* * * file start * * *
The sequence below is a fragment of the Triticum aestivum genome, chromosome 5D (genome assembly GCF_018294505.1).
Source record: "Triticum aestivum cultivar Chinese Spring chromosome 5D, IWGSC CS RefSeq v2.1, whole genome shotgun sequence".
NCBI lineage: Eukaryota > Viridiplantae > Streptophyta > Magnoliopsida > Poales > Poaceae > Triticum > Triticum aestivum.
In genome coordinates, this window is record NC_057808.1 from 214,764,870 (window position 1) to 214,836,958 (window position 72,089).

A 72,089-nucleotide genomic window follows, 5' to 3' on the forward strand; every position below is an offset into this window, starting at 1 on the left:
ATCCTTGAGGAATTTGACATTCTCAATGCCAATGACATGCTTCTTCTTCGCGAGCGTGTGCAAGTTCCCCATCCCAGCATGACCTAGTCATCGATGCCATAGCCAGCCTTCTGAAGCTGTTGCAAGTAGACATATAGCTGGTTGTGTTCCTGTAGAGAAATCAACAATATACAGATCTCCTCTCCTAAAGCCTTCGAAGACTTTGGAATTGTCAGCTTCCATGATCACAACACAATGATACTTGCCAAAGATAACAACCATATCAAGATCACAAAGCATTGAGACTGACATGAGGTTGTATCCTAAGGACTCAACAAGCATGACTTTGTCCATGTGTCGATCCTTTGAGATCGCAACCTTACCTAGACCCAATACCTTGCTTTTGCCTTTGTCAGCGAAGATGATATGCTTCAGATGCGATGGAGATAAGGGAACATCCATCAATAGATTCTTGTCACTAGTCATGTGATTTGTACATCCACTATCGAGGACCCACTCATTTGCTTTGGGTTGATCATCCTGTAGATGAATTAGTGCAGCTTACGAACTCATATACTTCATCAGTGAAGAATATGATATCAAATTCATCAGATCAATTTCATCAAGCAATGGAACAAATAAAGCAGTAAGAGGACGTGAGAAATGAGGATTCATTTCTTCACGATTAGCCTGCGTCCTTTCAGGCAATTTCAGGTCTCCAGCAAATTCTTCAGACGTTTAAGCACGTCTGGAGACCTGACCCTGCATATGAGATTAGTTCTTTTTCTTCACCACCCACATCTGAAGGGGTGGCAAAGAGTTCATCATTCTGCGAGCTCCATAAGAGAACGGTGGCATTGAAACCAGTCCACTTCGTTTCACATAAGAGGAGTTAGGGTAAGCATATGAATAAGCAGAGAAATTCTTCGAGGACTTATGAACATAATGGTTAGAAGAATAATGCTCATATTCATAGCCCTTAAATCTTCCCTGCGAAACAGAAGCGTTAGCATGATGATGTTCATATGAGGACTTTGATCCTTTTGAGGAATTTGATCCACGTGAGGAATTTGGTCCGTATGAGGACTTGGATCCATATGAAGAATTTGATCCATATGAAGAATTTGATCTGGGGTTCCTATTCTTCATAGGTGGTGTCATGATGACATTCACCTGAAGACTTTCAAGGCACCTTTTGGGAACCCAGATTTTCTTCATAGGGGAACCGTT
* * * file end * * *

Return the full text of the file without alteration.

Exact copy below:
The sequence below is a fragment of the Triticum aestivum genome, chromosome 5D (genome assembly GCF_018294505.1).
Source record: "Triticum aestivum cultivar Chinese Spring chromosome 5D, IWGSC CS RefSeq v2.1, whole genome shotgun sequence".
NCBI lineage: Eukaryota > Viridiplantae > Streptophyta > Magnoliopsida > Poales > Poaceae > Triticum > Triticum aestivum.
In genome coordinates, this window is record NC_057808.1 from 214,764,870 (window position 1) to 214,836,958 (window position 72,089).

A 72,089-nucleotide genomic window follows, 5' to 3' on the forward strand; every position below is an offset into this window, starting at 1 on the left:
ATCCTTGAGGAATTTGACATTCTCAATGCCAATGACATGCTTCTTCTTCGCGAGCGTGTGCAAGTTCCCCATCCCAGCATGACCTAGTCATCGATGCCATAGCCAGCCTTCTGAAGCTGTTGCAAGTAGACATATAGCTGGTTGTGTTCCTGTAGAGAAATCAACAATATACAGATCTCCTCTCCTAAAGCCTTCGAAGACTTTGGAATTGTCAGCTTCCATGATCACAACACAATGATACTTGCCAAAGATAACAACCATATCAAGATCACAAAGCATTGAGACTGACATGAGGTTGTATCCTAAGGACTCAACAAGCATGACTTTGTCCATGTGTCGATCCTTTGAGATCGCAACCTTACCTAGACCCAATACCTTGCTTTTGCCTTTGTCAGCGAAGATGATATGCTTCAGATGCGATGGAGATAAGGGAACATCCATCAATAGATTCTTGTCACTAGTCATGTGATTTGTACATCCACTATCGAGGACCCACTCATTTGCTTTGGGTTGATCATCCTGTAGATGAATTAGTGCAGCTTACGAACTCATATACTTCATCAGTGAAGAATATGATATCAAATTCATCAGATCAATTTCATCAAGCAATGGAACAAATAAAGCAGTAAGAGGACGTGAGAAATGAGGATTCATTTCTTCACGATTAGCCTGCGTCCTTTCAGGCAATTTCAGGTCTCCAGCAAATTCTTCAGACGTTTAAGCACGTCTGGAGACCTGACCCTGCATATGAGATTAGTTCTTTTTCTTCACCACCCACATCTGAAGGGGTGGCAAAGAGTTCATCATTCTGCGAGCTCCATAAGAGAACGGTGGCATTGAAACCAGTCCACTTCGTTTCACATAAGAGGAGTTAGGGTAAGCATATGAATAAGCAGAGAAATTCTTCGAGGACTTATGAACATAATGGTTAGAAGAATAATGCTCATATTCATAGCCCTTAAATCTTCCCTGCGAAACAGAAGCGTTAGCATGATGATGTTCATATGAGGACTTTGATCCTTTTGAGGAATTTGATCCACGTGAGGAATTTGGTCCGTATGAGGACTTGGATCCATATGAAGAATTTGATCCATATGAAGAATTTGATCTGGGGTTCCTATTCTTCATAGGTGGTGTCATGATGACATTCACCTGAAGACTTTCAAGGCACCTTTTGGGAACCCAGATTTTCTTCATAGGGGAACCGTT